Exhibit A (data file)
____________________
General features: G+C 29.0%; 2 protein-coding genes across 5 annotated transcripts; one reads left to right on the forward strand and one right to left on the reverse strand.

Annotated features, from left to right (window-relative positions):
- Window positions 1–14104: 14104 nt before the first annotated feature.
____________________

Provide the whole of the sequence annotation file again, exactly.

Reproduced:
General features: G+C 29.0%; 2 protein-coding genes across 5 annotated transcripts; one reads left to right on the forward strand and one right to left on the reverse strand.

Annotated features, from left to right (window-relative positions):
- Window positions 1–14104: 14104 nt before the first annotated feature.